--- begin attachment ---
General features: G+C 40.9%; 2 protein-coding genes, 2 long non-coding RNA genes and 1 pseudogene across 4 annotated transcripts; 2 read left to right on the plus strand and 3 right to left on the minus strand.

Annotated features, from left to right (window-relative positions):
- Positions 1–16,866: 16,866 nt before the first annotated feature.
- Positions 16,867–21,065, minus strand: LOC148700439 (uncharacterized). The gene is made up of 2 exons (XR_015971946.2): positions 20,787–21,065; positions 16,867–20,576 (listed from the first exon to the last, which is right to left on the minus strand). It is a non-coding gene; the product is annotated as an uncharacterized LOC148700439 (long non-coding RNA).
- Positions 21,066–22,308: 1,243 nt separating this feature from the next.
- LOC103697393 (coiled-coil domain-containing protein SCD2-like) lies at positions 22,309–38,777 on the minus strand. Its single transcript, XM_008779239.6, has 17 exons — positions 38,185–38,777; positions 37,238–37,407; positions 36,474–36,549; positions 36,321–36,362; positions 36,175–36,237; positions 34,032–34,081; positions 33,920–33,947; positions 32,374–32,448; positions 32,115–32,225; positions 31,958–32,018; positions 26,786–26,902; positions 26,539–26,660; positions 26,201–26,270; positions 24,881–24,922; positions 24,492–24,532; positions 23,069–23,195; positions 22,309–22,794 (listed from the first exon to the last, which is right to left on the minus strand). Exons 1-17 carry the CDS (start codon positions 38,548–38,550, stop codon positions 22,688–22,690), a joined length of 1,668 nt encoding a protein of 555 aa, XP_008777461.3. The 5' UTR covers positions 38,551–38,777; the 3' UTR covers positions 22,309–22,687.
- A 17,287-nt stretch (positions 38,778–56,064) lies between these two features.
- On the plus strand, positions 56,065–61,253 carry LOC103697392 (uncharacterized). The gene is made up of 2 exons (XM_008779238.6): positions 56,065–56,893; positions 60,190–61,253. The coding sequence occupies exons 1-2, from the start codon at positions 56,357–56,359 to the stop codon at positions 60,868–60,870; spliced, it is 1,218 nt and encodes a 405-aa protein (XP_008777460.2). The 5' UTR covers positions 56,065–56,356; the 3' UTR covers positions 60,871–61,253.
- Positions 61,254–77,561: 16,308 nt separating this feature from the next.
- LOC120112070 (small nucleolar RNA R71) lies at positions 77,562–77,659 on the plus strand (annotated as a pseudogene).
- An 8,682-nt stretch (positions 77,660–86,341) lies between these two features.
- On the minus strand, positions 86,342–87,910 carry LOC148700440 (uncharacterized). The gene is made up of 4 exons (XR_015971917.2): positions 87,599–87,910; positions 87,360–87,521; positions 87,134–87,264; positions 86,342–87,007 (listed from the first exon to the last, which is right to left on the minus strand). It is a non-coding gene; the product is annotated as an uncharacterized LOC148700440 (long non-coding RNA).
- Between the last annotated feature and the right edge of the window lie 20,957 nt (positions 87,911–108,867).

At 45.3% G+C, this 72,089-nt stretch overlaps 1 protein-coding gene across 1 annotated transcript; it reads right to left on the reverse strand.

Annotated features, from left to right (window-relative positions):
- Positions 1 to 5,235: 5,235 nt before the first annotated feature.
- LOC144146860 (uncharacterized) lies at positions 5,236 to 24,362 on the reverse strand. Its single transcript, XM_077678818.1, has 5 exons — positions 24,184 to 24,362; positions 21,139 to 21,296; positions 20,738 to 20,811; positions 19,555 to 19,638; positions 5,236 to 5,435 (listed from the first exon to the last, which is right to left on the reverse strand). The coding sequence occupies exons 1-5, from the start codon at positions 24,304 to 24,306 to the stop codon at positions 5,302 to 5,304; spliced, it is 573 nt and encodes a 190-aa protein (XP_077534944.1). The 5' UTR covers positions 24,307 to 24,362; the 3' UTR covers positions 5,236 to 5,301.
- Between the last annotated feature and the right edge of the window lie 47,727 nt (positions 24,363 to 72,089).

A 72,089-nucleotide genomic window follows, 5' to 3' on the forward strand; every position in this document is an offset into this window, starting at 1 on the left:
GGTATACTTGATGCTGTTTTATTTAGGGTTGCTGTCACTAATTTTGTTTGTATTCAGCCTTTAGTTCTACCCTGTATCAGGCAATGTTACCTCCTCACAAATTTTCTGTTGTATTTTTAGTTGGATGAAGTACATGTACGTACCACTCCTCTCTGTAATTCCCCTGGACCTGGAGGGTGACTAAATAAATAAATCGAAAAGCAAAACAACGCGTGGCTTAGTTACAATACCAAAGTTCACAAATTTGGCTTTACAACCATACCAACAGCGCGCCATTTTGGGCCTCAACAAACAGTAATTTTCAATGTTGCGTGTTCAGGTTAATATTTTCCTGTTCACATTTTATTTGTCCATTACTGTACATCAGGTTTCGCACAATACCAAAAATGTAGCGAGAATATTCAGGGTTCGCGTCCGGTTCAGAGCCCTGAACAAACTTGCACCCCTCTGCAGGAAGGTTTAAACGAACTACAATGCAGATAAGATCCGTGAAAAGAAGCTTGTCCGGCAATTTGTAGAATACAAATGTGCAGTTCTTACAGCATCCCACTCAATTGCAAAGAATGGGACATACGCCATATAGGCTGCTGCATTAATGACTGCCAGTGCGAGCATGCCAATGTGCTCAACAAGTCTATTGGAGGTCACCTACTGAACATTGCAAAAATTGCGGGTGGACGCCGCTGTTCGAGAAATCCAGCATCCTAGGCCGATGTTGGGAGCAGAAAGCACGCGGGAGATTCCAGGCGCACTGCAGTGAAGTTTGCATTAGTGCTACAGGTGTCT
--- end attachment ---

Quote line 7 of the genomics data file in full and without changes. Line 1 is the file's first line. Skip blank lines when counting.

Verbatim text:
- A 17,287-nt stretch (positions 38,778–56,064) lies between these two features.